“And the Oscar Goes to…” Great Performances in ADHD/LD
The entertainment award season is in full swing. The Globes and SAGs came and went and the Oscars are in view. We hand out so much statuary, swag, and kudos to talented actors during the course of a year. What about the rest of us? How about we redirect some of that awards fervor toward […]
The entertainment award season is in full swing. The Globes and SAGs came and went and the Oscars are in view. We hand out so much statuary, swag, and kudos to talented actors during the course of a year. What about the rest of us?
How about we redirect some of that awards fervor toward parents and kids with ADHD? There could be “best performance in a drama” for parents who gracefully survive their child’s meltdowns in a mall or “best performance in a comedy” for a dad who navigates the maze of a dysfunctional school system looking for accommodations. And, of course, “outstanding performance by an actress in a mini-series” could go to those moms who bite their tongue – or maybe don’t – when friends and family harshly judge their ADHD child.
Speaking of awards, two features that are airing on Home Box Office at the moment should have been included in this year’s “documentary short” nominee category at the Oscars on February 24. They could have been contenders.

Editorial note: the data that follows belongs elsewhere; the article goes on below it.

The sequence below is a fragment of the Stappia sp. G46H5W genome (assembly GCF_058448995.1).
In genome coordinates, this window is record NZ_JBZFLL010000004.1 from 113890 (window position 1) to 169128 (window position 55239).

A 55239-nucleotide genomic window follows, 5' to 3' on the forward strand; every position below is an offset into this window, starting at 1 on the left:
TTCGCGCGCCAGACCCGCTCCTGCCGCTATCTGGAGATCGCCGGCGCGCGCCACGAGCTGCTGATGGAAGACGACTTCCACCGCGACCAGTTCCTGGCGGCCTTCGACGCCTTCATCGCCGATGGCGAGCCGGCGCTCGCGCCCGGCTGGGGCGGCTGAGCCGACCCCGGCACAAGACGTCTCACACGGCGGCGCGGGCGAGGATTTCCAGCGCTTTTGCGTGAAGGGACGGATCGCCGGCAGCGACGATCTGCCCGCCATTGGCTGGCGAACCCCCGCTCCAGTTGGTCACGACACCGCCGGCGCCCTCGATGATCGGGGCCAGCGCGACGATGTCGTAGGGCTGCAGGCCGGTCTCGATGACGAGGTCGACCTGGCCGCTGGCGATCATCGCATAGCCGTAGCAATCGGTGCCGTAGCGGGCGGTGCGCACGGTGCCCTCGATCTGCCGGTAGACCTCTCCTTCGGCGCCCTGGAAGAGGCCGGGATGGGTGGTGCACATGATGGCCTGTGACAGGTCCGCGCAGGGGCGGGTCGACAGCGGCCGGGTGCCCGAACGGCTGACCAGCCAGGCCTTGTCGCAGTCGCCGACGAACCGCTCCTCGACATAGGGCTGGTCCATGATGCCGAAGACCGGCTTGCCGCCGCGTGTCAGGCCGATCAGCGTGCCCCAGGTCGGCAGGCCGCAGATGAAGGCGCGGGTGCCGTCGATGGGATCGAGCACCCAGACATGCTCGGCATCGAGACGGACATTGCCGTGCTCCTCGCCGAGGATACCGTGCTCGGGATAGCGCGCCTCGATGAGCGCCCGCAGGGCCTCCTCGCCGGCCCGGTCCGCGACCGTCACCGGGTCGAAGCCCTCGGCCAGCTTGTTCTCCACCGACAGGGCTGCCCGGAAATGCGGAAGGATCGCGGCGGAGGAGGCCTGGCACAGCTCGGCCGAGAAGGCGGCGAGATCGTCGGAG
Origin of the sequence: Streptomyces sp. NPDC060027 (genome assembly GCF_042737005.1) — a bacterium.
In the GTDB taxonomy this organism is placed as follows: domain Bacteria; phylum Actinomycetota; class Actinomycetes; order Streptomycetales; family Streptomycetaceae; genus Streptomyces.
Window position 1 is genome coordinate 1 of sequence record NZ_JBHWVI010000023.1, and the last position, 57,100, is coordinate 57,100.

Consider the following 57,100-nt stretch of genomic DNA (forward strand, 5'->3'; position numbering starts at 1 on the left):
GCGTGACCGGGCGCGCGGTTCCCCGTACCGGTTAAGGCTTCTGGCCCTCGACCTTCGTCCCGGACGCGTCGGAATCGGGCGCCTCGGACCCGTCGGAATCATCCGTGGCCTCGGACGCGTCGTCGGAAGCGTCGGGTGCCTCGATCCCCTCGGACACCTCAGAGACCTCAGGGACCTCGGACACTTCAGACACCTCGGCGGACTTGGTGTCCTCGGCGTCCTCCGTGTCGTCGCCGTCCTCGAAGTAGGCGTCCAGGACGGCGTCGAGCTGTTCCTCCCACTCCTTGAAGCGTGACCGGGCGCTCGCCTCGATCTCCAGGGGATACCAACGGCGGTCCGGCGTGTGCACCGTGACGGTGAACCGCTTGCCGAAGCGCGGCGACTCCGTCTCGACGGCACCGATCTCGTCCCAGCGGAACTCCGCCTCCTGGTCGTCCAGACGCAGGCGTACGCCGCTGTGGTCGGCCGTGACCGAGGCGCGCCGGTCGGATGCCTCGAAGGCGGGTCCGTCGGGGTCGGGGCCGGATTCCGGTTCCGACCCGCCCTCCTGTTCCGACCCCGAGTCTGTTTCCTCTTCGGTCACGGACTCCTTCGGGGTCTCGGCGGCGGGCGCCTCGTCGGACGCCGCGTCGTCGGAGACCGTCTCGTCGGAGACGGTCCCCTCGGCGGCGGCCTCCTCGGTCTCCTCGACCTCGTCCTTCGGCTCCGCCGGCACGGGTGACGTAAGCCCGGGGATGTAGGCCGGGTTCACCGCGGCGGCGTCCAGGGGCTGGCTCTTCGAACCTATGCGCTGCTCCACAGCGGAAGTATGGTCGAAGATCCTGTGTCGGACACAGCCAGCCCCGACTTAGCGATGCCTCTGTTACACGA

I Can’t Do This But I Can Do That introduces us to five children who are mislabeled as slow or lazy. These resilient children and their families, who speak plainly and evocatively about their learning differences, get the right help, tap into their strengths, and leave their challenges behind. Now they look forward to going to school, instead of filling with dread and getting all those stomachaches, as they once did.
Big Picture: Rethinking Dyslexia tells a similar story: Child struggles in school and is labeled slow, child is diagnosed with dyslexia and gets accommodations, child turns things around and succeeds. The documentary is a tonic for children and their families who may see dyslexia as a millstone for life that will weigh down their ability to achieve great things. Richard Branson, David Boies, Gavin Newsom, and Charles Schwab, all dyslexics, turn that theory on its head.
In the dog days of winter, when even capable, optimistic parents feel a little down, tired, and short on inspiration, these documentaries will fill them with hope – “the thing with feathers,” as Emily Dickinson calls it – until spring arrives.